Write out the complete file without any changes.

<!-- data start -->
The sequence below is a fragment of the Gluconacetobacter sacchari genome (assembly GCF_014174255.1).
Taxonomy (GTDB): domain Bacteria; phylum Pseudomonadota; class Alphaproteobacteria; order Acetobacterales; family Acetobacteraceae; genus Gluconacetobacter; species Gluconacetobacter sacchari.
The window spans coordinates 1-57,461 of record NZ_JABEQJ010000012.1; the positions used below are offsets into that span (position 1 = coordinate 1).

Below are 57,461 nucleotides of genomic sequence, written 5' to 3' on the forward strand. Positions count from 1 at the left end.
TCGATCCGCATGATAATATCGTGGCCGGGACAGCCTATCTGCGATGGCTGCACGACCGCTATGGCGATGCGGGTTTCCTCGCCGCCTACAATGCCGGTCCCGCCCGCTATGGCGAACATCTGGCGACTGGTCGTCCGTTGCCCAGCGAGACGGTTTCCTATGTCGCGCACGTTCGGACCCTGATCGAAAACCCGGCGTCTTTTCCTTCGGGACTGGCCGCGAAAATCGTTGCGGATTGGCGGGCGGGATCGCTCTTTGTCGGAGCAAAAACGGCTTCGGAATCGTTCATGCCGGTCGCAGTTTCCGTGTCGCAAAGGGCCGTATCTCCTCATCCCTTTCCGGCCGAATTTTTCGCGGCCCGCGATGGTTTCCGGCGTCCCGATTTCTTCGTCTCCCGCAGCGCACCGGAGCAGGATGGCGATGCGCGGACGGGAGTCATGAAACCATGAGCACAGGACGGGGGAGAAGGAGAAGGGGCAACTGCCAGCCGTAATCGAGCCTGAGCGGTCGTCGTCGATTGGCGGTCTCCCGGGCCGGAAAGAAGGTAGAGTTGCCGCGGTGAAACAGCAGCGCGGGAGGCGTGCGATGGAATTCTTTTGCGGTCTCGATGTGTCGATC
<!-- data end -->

The sequence below is a fragment of the Gluconacetobacter sacchari genome (assembly GCF_014174255.1).
Taxonomy (GTDB): domain Bacteria; phylum Pseudomonadota; class Alphaproteobacteria; order Acetobacterales; family Acetobacteraceae; genus Gluconacetobacter; species Gluconacetobacter sacchari.
The window spans coordinates 1-57,461 of record NZ_JABEQJ010000012.1; the positions used below are offsets into that span (position 1 = coordinate 1).

Below are 57,461 nucleotides of genomic sequence, written 5' to 3' on the forward strand. Positions count from 1 at the left end.
TCGATCCGCATGATAATATCGTGGCCGGGACAGCCTATCTGCGATGGCTGCACGACCGCTATGGCGATGCGGGTTTCCTCGCCGCCTACAATGCCGGTCCCGCCCGCTATGGCGAACATCTGGCGACTGGTCGTCCGTTGCCCAGCGAGACGGTTTCCTATGTCGCGCACGTTCGGACCCTGATCGAAAACCCGGCGTCTTTTCCTTCGGGACTGGCCGCGAAAATCGTTGCGGATTGGCGGGCGGGATCGCTCTTTGTCGGAGCAAAAACGGCTTCGGAATCGTTCATGCCGGTCGCAGTTTCCGTGTCGCAAAGGGCCGTATCTCCTCATCCCTTTCCGGCCGAATTTTTCGCGGCCCGCGATGGTTTCCGGCGTCCCGATTTCTTCGTCTCCCGCAGCGCACCGGAGCAGGATGGCGATGCGCGGACGGGAGTCATGAAACCATGAGCACAGGACGGGGGAGAAGGAGAAGGGGCAACTGCCAGCCGTAATCGAGCCTGAGCGGTCGTCGTCGATTGGCGGTCTCCCGGGCCGGAAAGAAGGTAGAGTTGCCGCGGTGAAACAGCAGCGCGGGAGGCGTGCGATGGAATTCTTTTGCGGTCTCGATGTGTCGATC